From volume 4 of the work.

A titular see of Phænicia Secunda. Danaba is mentioned by Ptolemy (V, xv, 24) as a town in the territory of Palmyra. According to Peutinger's table (where it is called Danova) it was a Roman military station between Damascus and Palmyra, twenty miles from Nezala. Danaba figures in an Antiochene "Notitia episcopatuum" of the sixth century as a suffragan of Damascus, and remained so till perhaps the tenth century. Only two bishops are known: Theodore, who attended the Council of Chalcedon in 451, and subscribed the letter of the bishops of the province to Emperor Leo I in 458, and Eulogius, present at the Second Council of Constantinople in 553 (Lequien, Or. Christ., III, 847). Today Danaba is probably represented by Hafer, a village five miles southeast of Sadad, in the vilayet of Damascus. About 300 Jacobite Syrians live there, most of whom have been converted to Catholicism.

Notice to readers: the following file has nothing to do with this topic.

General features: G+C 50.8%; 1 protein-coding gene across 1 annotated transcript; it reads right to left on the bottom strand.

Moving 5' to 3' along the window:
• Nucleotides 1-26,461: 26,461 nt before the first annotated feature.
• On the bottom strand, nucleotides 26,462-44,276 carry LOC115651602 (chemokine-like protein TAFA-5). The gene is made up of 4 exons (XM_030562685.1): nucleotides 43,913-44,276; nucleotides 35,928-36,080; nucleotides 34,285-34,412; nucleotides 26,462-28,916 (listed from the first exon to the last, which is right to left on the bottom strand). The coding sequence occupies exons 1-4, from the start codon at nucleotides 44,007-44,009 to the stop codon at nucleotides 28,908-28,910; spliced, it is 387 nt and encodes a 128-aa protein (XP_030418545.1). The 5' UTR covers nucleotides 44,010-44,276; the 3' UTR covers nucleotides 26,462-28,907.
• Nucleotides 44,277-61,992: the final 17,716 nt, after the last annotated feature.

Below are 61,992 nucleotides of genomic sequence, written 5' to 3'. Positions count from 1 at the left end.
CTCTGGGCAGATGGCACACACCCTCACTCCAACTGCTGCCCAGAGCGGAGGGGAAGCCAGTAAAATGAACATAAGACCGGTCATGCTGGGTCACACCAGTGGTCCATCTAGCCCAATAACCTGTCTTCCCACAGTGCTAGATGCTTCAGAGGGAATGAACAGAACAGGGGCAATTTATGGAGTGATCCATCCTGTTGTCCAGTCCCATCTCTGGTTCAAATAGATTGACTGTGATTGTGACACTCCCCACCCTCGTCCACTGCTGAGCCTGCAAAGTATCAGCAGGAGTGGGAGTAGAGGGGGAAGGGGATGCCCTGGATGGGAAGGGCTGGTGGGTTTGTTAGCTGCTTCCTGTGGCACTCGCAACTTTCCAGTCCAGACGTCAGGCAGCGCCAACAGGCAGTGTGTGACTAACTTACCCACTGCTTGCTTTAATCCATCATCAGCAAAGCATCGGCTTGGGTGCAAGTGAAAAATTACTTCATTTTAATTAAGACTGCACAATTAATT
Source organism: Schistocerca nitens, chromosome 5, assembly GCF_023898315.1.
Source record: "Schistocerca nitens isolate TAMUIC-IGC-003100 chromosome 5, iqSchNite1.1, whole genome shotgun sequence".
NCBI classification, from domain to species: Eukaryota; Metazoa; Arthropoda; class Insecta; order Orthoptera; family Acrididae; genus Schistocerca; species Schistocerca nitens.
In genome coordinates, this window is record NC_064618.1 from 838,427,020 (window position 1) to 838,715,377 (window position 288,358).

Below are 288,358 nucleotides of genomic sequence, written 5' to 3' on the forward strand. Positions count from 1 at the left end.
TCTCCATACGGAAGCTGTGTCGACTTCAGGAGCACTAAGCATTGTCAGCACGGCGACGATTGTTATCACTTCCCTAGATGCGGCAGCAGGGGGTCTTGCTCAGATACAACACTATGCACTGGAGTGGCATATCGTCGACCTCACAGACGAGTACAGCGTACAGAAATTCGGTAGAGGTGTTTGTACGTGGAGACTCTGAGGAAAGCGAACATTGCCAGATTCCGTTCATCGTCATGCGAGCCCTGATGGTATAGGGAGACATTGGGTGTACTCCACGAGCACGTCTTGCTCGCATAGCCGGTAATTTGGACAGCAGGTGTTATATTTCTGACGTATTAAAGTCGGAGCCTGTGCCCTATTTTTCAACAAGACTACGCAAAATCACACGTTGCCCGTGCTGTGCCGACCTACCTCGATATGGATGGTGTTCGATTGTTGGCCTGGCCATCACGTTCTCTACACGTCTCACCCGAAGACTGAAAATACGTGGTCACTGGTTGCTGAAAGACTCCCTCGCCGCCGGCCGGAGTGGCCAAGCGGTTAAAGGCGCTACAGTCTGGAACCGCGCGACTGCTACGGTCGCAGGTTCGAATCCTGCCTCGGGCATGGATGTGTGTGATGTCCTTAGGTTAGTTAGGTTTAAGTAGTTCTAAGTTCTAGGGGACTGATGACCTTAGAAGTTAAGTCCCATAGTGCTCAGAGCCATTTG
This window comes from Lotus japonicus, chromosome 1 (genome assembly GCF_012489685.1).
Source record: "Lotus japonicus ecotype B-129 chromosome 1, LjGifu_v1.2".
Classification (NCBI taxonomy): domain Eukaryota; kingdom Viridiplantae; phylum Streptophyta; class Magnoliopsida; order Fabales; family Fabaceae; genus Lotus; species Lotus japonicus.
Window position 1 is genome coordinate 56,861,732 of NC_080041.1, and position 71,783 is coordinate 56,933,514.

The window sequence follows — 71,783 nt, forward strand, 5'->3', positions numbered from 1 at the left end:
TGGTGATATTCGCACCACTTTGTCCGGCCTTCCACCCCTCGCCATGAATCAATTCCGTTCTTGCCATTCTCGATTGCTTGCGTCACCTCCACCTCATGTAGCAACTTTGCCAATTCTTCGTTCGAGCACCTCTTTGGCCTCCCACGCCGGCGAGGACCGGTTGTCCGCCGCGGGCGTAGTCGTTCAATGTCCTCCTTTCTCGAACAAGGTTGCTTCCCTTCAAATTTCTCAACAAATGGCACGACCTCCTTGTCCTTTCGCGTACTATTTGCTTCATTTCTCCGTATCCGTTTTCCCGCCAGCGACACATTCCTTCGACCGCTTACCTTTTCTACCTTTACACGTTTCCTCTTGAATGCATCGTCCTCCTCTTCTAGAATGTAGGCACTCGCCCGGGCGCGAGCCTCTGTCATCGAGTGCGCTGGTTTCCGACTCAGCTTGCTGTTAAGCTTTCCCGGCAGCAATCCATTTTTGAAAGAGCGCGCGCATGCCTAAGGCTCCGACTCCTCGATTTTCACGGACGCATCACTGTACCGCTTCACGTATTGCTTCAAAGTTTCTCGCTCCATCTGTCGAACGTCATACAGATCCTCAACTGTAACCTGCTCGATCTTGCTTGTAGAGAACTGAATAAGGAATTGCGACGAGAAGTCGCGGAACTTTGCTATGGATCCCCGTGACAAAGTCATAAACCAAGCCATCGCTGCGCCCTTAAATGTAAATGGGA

S. Pétridès.